The Future of Physical Items
Even though I enjoy the rewards granted to gamers in the digital era, I am still a firm believer in the physical reward. I don’t know maybe it’s just because I’m old school and I really like the thought of being able to bring up my future child into a world where Super Metroid t-shirts and Mario 64 hats are cool again. However this is simply not the world that we live in anymore. The Physical reward is a relic from the past that really only serves the purpose to look cool on shelves. I get a different response when I wear a Mario shirt now than when I did before the digital age moved in. I never get into really long discussions about level designs or bosses based on the shirts or hats I wear anymore. Today’s age of gaming resides in the trophys and achievements that are waiting to be unlocked. Being a gamer today isn’t about what shirts and posters you can get from a game you love, it’s about raising your online gamer score and living that realistic authenticity through the games we play.
If people want to own physical items based on their favorite games and continue to wear and collect physical items from a company then I believe they will always be able to hunt them down in one way or another. For example Yacht Club Games, the creators of Shovel Knight, just released a Shovel Knight plushie on We Love Fine’s website that is available to own for $28. Other sites like Etsy.com can deck you out in numerous game deco from the likes of The Last of Us or you can even search on Amazon or even JC Penney’s for Mario and other Nintendo gear.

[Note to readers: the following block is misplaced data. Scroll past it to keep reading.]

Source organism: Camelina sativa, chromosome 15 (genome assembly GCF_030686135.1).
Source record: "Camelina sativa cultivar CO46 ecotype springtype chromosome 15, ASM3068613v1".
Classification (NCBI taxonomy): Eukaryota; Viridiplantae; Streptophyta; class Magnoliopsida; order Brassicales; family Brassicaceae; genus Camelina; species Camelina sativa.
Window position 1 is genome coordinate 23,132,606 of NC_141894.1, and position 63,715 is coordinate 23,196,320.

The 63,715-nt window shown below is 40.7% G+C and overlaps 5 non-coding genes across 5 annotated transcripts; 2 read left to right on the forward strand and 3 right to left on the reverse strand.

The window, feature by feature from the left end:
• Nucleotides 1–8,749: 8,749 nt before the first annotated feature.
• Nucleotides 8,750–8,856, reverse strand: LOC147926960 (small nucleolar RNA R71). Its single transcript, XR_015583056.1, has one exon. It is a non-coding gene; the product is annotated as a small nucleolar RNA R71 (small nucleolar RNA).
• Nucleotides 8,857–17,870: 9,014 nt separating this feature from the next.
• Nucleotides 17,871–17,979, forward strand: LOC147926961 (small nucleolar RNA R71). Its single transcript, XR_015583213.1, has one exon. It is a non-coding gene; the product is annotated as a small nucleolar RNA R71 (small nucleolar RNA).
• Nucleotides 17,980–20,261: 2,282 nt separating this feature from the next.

As a long time fan of Nintendo, I believe that what the company needs to do is offer its fans games and other exclusive content for the Wii U and 3DS. For instance how about if you purchase a specific Atlus title, then you get a discount on something in the eShop? Kind of like the Fire Emblem Awakening special that offered owners a chance to increase their wallets by $30 if they purchased Shin Megami Tensei IV. They could also take advantage of early adopters and offer them special racing costumes or exclusive characters in Mario Kart 8 which can only be unlocked by purchasing the game on day one. I think concepts like these speak volumes to gamers today with the occasional free game peppered here and there. I’m not saying that Nintendo needs to follow in the footsteps of Microsoft or Sony because Nintendo has never been one to follow, but I would have loved it if when A Link Between Worlds was coming out they had made A Link to the Past available for free on Wii U. It was available to download for $8, but why pay for it again when I still have it on Super Nintendo?
In a perfect world, Nintendo would be able to maintain a balance between both physical and digital reward items. I would love for there to be a physical reward for buying a game as well as getting exclusive in game content or monthly free games. I hope that with Nintendo’s new partnership with DeNA they can work together to maintain the old Nintendo that we all have come to know and love and embrace a new and exciting plan for the next generation of gamers to come. Here’s to you Club Nintendo, the ride was well worth it.
What do you think? Want to share some of your gaming gear? Sound off in the comments or let me know on Twitter @lyfismyn.